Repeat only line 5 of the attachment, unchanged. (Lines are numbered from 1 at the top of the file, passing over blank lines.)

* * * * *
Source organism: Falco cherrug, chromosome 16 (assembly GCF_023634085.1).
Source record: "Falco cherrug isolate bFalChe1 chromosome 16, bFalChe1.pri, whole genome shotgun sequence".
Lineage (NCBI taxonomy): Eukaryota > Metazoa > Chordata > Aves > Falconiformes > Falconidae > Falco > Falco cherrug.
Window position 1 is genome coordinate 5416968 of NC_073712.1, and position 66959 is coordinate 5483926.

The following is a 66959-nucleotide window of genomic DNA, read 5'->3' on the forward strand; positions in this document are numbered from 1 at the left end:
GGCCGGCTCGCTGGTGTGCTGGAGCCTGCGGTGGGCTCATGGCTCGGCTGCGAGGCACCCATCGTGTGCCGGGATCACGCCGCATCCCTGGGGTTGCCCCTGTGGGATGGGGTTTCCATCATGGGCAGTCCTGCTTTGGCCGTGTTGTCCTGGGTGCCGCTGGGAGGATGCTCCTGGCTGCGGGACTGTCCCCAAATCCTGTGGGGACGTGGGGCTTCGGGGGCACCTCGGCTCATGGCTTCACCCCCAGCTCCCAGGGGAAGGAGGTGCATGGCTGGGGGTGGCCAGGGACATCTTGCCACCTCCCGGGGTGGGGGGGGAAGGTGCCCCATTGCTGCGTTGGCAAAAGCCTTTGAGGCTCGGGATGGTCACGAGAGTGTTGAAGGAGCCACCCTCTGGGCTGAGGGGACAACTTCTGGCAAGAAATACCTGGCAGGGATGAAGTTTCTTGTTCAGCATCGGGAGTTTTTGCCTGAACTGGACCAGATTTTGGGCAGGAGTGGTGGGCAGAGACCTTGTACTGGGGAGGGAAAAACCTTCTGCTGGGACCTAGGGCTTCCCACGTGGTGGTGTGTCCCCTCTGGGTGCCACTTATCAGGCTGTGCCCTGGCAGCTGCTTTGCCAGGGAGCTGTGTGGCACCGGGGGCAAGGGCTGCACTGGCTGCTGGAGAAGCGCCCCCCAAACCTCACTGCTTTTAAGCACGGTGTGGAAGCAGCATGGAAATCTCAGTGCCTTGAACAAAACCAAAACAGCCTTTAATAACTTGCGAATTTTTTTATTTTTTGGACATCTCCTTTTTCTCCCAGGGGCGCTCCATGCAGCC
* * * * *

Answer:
The following is a 66959-nucleotide window of genomic DNA, read 5'->3' on the forward strand; positions in this document are numbered from 1 at the left end: